Nina never met an enclosure she couldn’t get out of.  Once I was boarding her at the vet’s office and I told them she’d be able to escape the kennel.  They scoffed, pointing out that the fence was 6 feet tall with only a small opening at the top.  Nina escaped in about 30 seconds and beat us back to lobby.  Once she jumped on the counter, broke through the screen of the kitchen window and was later found inside the neighbor’s yard after scaling their tall fence.  Apparently she wanted to visit their dog.

Nina wasn’t much of a dancer but she loved when I sang to her.  Nina was also super intuitive.  When I had my mother staying with me for a while I figured out that Nina could tell when her sugar was off, and could predict her diabetic emergencies right before they happened.  She would cuddle up to you when you were sick, and when I had an extremely traumatic break-up Nina was glued to my side for days while I cried.

After Snuffy died we briefly shared space with Bandy, an elderly cranky dog with many health problems.  Nina acted like a mother hen with him, as she did with all of us.

I already had Nina and Bandy when I somehow got suckered into fostering a dog named Slim.  He never left foster care and eventually I adopted him, as I knew I would the minute I met him.

Slim was a 3-legged pitbull who had apparently been a bait dog for dog fighting.  He was small for his breed and had a heart murmur.  If he got too excited his trachea would collapse and he would pass out until it relaxed.


When Slim came to us he was young and energetic.  My sister and I used to stand at opposite ends of the house and call him, making him do his “Pony Express Dog” run back and forth to wear him out some.  Slim’s favorite trick was when we placed a treat on his nose and made him wait for us to say “free”, then he’d toss it up in the air and catch it.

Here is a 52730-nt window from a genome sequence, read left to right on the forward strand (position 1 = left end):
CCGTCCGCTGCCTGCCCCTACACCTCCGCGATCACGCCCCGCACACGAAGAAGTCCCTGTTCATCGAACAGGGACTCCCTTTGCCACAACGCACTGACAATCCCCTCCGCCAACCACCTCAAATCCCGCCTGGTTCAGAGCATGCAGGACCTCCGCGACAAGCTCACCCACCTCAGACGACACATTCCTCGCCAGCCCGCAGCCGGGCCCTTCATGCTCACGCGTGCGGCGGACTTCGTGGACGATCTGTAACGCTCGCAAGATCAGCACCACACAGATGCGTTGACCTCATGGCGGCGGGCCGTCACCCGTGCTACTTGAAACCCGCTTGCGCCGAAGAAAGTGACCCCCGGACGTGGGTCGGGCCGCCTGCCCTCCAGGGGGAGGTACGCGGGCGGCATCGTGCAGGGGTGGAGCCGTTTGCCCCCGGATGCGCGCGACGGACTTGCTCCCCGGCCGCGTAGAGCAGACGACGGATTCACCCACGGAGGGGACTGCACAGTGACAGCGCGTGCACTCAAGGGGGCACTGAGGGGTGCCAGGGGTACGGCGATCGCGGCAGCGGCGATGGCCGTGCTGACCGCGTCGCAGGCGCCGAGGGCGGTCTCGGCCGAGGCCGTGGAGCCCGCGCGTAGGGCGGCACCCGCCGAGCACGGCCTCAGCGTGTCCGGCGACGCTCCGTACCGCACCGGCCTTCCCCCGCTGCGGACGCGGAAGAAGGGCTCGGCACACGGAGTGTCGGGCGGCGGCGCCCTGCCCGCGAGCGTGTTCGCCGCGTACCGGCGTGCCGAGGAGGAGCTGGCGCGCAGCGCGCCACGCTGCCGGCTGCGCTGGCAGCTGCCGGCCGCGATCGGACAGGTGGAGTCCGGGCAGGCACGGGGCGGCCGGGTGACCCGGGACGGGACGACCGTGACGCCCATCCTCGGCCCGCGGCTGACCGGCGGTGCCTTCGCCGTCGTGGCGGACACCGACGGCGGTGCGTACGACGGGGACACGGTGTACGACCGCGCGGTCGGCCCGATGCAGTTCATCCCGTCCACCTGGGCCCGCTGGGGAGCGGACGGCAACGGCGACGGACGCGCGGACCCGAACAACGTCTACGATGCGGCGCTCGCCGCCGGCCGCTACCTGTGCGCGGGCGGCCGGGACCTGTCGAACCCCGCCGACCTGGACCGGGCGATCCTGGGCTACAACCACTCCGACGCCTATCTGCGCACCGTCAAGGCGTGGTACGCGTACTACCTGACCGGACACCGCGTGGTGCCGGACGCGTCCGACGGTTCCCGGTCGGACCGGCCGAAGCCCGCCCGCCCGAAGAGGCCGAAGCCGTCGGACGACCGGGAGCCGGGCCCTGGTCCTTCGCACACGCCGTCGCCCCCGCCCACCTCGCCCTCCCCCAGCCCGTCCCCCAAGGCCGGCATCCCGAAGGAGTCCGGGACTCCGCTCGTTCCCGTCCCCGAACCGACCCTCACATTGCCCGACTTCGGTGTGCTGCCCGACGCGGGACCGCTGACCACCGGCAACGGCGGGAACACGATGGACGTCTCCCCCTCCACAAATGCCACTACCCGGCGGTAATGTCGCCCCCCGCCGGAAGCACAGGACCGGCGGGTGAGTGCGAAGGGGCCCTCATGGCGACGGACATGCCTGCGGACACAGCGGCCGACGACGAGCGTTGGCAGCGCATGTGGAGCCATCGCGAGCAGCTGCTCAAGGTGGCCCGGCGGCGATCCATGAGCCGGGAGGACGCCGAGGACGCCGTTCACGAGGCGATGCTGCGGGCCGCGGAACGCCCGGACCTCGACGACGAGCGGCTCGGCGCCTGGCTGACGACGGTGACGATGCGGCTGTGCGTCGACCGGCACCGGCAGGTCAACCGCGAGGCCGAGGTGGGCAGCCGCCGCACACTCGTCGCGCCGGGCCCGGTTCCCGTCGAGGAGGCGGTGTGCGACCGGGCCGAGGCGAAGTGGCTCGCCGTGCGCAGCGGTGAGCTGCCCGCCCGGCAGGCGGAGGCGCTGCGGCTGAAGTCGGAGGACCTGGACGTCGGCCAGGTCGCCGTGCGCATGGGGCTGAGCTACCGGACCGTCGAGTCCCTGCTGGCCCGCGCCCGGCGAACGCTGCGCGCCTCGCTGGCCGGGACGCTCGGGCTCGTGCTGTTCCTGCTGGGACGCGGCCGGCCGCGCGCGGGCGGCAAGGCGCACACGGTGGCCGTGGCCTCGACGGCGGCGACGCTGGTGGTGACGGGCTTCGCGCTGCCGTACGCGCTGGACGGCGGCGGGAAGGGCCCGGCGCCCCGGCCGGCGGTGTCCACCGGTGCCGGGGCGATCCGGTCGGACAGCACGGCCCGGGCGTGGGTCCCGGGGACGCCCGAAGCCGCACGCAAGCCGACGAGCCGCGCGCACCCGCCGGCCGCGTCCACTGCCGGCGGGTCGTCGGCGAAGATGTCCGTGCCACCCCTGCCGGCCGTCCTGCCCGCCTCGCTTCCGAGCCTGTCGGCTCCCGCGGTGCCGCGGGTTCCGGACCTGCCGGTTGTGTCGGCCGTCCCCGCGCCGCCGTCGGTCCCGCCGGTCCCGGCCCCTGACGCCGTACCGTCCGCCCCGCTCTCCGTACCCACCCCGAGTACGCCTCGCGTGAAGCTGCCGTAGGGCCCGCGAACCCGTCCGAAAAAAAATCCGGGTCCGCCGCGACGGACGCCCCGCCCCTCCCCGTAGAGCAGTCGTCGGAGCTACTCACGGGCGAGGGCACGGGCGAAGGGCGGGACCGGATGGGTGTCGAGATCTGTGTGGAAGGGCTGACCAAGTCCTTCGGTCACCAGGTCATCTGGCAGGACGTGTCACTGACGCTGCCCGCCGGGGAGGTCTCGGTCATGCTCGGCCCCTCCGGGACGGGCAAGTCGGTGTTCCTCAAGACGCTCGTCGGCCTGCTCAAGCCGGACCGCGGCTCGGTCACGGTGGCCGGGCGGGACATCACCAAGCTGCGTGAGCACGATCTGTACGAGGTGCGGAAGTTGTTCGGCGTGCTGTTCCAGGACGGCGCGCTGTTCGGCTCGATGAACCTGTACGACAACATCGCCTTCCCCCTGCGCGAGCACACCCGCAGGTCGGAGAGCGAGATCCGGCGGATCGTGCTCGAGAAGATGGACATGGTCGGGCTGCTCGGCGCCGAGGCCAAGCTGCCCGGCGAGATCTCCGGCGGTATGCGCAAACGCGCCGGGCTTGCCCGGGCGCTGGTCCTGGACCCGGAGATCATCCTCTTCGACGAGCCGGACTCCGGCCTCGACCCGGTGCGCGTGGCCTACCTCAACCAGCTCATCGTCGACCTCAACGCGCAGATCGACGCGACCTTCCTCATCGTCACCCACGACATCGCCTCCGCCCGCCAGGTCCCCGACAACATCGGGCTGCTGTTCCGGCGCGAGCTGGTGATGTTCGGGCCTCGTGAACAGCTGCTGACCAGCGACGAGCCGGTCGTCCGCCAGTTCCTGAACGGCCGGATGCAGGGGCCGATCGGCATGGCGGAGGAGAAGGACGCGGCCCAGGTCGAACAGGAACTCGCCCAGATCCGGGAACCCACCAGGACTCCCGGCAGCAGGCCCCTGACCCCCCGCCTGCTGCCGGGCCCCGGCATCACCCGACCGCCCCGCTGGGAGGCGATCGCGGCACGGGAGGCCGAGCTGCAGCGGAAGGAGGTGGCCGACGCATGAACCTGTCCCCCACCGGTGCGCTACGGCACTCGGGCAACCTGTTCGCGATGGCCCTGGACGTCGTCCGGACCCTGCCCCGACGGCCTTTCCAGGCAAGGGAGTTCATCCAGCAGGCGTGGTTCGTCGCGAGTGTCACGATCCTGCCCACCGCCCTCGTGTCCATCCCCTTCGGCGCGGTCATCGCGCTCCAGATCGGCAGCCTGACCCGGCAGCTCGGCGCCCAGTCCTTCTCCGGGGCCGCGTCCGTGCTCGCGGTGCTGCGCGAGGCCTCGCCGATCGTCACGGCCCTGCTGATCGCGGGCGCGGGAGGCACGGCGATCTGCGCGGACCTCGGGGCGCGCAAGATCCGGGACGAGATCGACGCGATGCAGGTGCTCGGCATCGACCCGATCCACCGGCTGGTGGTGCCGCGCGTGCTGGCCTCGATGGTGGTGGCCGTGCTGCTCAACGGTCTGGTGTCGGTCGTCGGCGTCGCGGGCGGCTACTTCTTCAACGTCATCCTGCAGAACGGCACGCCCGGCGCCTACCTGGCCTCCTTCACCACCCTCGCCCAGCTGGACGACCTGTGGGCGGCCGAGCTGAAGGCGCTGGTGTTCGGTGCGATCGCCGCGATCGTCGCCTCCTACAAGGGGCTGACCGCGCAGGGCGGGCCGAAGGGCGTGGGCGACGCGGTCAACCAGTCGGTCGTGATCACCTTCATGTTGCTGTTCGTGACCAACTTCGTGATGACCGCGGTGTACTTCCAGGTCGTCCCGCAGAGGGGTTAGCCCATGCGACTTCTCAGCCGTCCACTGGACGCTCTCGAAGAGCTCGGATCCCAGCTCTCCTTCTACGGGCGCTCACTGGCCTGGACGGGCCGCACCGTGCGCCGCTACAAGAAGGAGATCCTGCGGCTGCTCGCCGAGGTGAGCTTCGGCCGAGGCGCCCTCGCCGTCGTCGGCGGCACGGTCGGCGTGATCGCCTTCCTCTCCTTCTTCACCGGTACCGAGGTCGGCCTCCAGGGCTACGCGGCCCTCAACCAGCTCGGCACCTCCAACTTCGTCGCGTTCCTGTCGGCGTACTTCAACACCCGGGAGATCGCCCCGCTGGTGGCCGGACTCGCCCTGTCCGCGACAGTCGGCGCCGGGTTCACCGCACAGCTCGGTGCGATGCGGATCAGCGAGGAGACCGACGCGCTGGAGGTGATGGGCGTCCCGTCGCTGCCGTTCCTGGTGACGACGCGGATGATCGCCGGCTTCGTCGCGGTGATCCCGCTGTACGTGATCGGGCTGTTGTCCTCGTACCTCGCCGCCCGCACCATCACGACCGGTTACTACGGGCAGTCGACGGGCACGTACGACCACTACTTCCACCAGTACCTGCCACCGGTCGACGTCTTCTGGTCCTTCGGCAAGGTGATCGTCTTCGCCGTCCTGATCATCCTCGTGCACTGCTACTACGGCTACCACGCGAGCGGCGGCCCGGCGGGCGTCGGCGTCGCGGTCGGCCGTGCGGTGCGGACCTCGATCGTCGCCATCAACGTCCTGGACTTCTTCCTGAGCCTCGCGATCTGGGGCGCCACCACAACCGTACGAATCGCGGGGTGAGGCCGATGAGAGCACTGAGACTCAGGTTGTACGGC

He was also a bit of a bully to the other two dogs, and although Nina could hold her own poor Bandy hated him with a passion, and the feeling was mutual.  He was unpredictable around other dogs and we always had to watch him.  He’d be fine with one dog, then another he’d want dead.  Once when he was very old and very ill and couldn’t walk I carried him into the vet’s office.  He hadn’t moved much all day but then he saw a Great Dane four times his size and tried to fly out of my arms to go after him, apparently forgetting he was too sick to walk.

Slim was sure he was a lap dog and no one could come into the house without Slim crawling into their lap.  He never met a human he didn’t like. He’d look into your eyes with a soulful stare and wag his tail so that his entire backside would move.

Slim and Nina would often work together on projects – she was the brain and he was the brawn.  Between the two of them they’d manage to steal food and other items that we could never figure out how they reached.  Once they caught a squirrel in the yard, and it was clearly the best day of their lives.

Like Nina and Snuffy, Slim lived with me for many years before he passed on.  He didn’t go as quickly as the other dogs, and his long slow decline was painful to watch. During Slim’s last year with us we got him a little brother, a puppy named Edison.  Even in his old age, Slim could outsmart the puppy and keep him in line.  Slim ruled the house until he passed on.  And now Edison is the last dog standing. At least for now.

Each of these dogs who came into my life had their own personalities and quirks, and they all brought joy, frustration, laughter and a lot of love.  And although it was horrible when each of them left my life, I’m glad I had the time with them that I did.  So Happy National Dog day to Ginga Haha, Snuffy, Nina, Bandy, Slim and Edison, and thanks for being my puppy.